My dear friend, Svetlana Blasucci, is on the journey of her lifetime. She is rediscovering her roots back to her homeland of Russia. I got to catch up with her for a quick interview before she headed off. This is one of my favorite and most heartfelt pieces to date.
Tell me a bit about you and your upbringing.
I was brought up in New Jersey. I was born in Smolensk, Russia and was adopted at the age of 3 by an American family.
Do you feel you identify more with being Russian or American?
I have always thought I didn't belong anywhere. I never was sure where I belonged in the city. I love NYC but it's not for me. I feel once I go back to Russia my feelings will change, hopefully.
How has being adopted Affected your life emotionally?
I have always known I was adopted. It never really affected me. At the end of the day I was given a better life and couldn't ask for anything else. My parents are the most loving and supportive people I know. Being adopted feels like a memory. This past birthday marks my 20th anniversary being in the US.
How did this journey begin?
The journey began with the question of what was I going to do for my final year of college. What would a photographer photograph for her thesis? The thought that kept coming to me was, "It's time to go back to Russia."
I told my parents about it and they thought it would be a good idea. They have been supportive through out the entire process and are the ones funding this trip. I've always had a wild curiosity about if I was the only child and what happened back in Russia.
What have you discovered so far?
I have discovered so much; a lot bad and a little good. I hate to say it but I'm not surprised. There wasn't going to be a happy ending when I went back to Russia. I found out that my father, Yuri, is deceased. He died from lung cancer. My mother is still alive, but is homeless somewhere in Moscow. That was the last time my brother heard from her. I have two siblings, a brother and sister. My brothers name is Alexander and my sister Galina. Galina lives in a town in Smolensk and works in a dress shop with little contact with my brother. Alex holds a grudge against her for not making an appearance at our father's funeral. There is also some bad blood between them and due to the fact that my sister refuses to see me. I'm a very stubborn person, so she will see me even if I have to show up at her dress shop, which I plan to do.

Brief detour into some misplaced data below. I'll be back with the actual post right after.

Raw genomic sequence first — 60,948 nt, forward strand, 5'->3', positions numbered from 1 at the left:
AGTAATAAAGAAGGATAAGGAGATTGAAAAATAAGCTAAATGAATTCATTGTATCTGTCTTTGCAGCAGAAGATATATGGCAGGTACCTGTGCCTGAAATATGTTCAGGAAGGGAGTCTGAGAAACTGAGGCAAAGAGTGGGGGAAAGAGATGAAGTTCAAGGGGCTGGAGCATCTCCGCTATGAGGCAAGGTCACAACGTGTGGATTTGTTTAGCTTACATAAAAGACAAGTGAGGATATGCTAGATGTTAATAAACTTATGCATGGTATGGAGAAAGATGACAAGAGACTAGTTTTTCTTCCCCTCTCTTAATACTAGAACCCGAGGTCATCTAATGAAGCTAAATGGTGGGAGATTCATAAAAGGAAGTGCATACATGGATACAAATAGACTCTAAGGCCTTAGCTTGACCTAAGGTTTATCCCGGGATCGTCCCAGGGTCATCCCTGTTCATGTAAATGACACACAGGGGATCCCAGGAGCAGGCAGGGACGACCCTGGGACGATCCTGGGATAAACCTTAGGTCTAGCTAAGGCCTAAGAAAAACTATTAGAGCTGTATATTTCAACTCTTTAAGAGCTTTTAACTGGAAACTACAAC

How does that make you feel?
It's a lot to take in. I'm slowly processing all of this information. Most of my biological family is dead. Many were alcoholics. I'm not surprised; many parts of Russia are very impoverished.
Do you feel any emotional or familial connection to the family you've discovered so far?
I feel no connection to anyone because I haven't technically heard back from anyone. I wrote to my brother but the researcher said he's slow and is taking his time. It is tough, because I feel that if he cares, he should write right back to me. It's a little hurtful that Alexander is this way. I can't really feel love for anyone or emotions yet, but I know when I met my sister and brother the emotions will pour through me. I tend to be very emotional.
What are you hoping to get from this impending trip to Russia?
I want to meet my brother and sister. I would like some closure and I want to hear about my family in person. No one speaks English so we are hiring a translator to be there. I can't speak Russian anymore. When I was a child I lost the language.
What is your greatest fear about this trip?
Not being able to go. Because I wanted to be a Russian citizen again I have been dealing with the Russian consulate. To get a passport you have to have the consulate send paper work to where you were born. The bureaucracy in Smolensk is taking forever to get back to us to approve my citizenship. Until that is approved the passport is on hold. It's four weeks until our trip and I have nothing. Flights and hotels are booked. Money has been spent and we now are getting impatient. We stopped waiting around and have been contacting everyone we know. My mother and I are going to the consulate everyday to push the Russians, but they have been slow in these matters. Apparently it takes 6 months for a Russian passport to be made. I have been severely upset by this news but I will not give up. I am fighting to get my passport before December 21, before my trip to Russia.
I will not give up. A Blasucci never gives up even if it hurts me deep down that these Russians are slow with important matters. Hope and praying is all I can do for now. Keep pushing through is what I keep saying to myself. I'm scared, but this is my thesis, my final project and I want to get my story to the New York Times. I feel like my life is a soap opera currently because of what has been happening. People don't understand, and just keep saying, "It's all right if you don't go." It's not all right. It's too important and it would put me in a deep depression if this doesn't happen. All I have is my photography and I need to fill the hole in me.
Svetlana is currently in Russia and very much looking forward to meeting her family, many of whom she was able to make contact with. We will get you an update on this story when it is possible. As a sneak preview, here is a picture or her with her brother.